U.S. a Mission Field For Latin American Pentecostals

As we await the president’s immigration announcement and The Conservative Freakout, I ran across (h/t/ Sarah Posner) a new Pew analysis of the growth of Pentecostal Protestantism in Latin America–featuring a Q&A with religion professor Andrew Chesnut–and learned a lot.

I wasn’t really aware of Pentecostalism’s ethnic/racial advantage over Catholicism in Latin America. Here’s Chesnut:

[T]he Pentecostal preachers tend to sound more like their congregants. They are often unlettered and they speak to their flock in the same way that people in Latin American speak to each other. They also tend to look like their congregants. So in Guatemala, many preachers are Mayan, and in Brazil they are Afro-Brazilian. By contrast, in the Catholic Church, most priests are part of the elite. They are either white or mestizo and many are actually from Europe.

I also didn’t know how important the “health and wealth gospel” was to Latin American Pentecostalism. The former emphasizes faith healing; the latter is a version of the familiar “prosperity gospel” you hear in the U.S. from people like T.D. Jakes.

And finally, I didn’t know how thoroughly “charismatic” worship practices had spread among Latin American Catholics in response to Pentecostal inroads. Again, here’s Chesnut:

Starting in the late ’60s … the Catholic Church embraced charismatic Christianity. That has been the church’s primary response to Pentecostal inroads. The Catholic Charismatic Renewal offers the same ecstatic spirituality, the same healing, but people get to keep the Virgin Mary, and saints as well. So on paper, the Charismatic Renewal offers the best of both worlds.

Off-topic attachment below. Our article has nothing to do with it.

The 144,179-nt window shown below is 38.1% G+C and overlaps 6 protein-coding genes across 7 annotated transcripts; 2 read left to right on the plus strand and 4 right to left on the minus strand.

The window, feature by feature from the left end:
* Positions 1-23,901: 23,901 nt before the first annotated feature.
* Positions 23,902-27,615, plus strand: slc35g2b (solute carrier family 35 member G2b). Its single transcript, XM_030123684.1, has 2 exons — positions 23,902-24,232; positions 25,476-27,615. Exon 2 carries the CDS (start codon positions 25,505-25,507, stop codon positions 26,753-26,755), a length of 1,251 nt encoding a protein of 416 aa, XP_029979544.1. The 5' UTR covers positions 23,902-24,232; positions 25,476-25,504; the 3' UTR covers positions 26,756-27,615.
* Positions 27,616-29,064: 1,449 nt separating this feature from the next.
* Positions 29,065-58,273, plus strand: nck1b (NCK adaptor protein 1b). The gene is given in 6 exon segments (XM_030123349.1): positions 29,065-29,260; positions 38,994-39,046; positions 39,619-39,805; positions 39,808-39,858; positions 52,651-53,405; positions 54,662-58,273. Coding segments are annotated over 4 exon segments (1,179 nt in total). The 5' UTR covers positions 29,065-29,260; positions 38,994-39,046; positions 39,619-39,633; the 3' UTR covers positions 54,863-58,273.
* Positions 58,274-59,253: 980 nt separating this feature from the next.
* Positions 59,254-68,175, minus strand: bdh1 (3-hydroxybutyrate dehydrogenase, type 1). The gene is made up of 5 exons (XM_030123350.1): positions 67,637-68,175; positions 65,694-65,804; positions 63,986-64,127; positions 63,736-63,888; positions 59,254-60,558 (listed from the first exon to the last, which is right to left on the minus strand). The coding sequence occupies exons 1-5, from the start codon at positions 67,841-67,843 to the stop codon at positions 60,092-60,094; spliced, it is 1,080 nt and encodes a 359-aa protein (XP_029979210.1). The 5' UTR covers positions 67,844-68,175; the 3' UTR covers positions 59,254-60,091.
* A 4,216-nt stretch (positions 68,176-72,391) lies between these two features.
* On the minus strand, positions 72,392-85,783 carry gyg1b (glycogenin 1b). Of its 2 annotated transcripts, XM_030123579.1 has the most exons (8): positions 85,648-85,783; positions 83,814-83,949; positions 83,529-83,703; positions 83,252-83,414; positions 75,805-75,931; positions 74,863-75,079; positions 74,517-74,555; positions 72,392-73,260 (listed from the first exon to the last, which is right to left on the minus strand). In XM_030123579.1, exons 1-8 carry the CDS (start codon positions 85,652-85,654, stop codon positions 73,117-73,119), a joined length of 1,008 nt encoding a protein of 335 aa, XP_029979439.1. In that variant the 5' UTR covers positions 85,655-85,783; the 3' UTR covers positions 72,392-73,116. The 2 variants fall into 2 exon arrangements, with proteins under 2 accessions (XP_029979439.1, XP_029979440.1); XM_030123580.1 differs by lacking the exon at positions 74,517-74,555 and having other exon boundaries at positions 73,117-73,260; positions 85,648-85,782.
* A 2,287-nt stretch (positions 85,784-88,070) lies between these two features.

This strategy has been somewhat successful. It hasn’t stopped losses to the Pentecostal churches, but those losses would have been much more acute if it hadn’t been for this renewal movement in the Latin American Catholic Church.

But here’s the most interesting data point:

Pentecostalism is now overwhelmingly anchored in Latin America, rather than the United States. In Brazil, for example, the Assemblies of God has 10 million to 12 million members, while the American Assemblies of God church has 2 million to 3 million. So now, the Brazilian church is the big brother and the United States is seen as mission territory.

Many [Latin American] churches are now sending out missionaries to the United States, as well as to Europe and Africa and even Asia.

Since Pentecostalism originated in the U.S., and not all that long ago (specifically, in Los Angeles in 1906), this is a re-import into the U.S., undoubtedly reinforced by immigrants. Since Pentecostal Latin Americans are generally more open to conservative political appeals than their Catholic (or more recently, unchurched) brethren, you’d think Republicans would be a bit more open to them as well. But you don’t get the sense GOPers much differentiate among those people who don’t look or talk like them.

Ed Kilgore

Ed Kilgore, a Monthly contributing editor, is a columnist for the Daily Intelligencer, New York magazine’s politics blog, and the managing editor for the Democratic Strategist.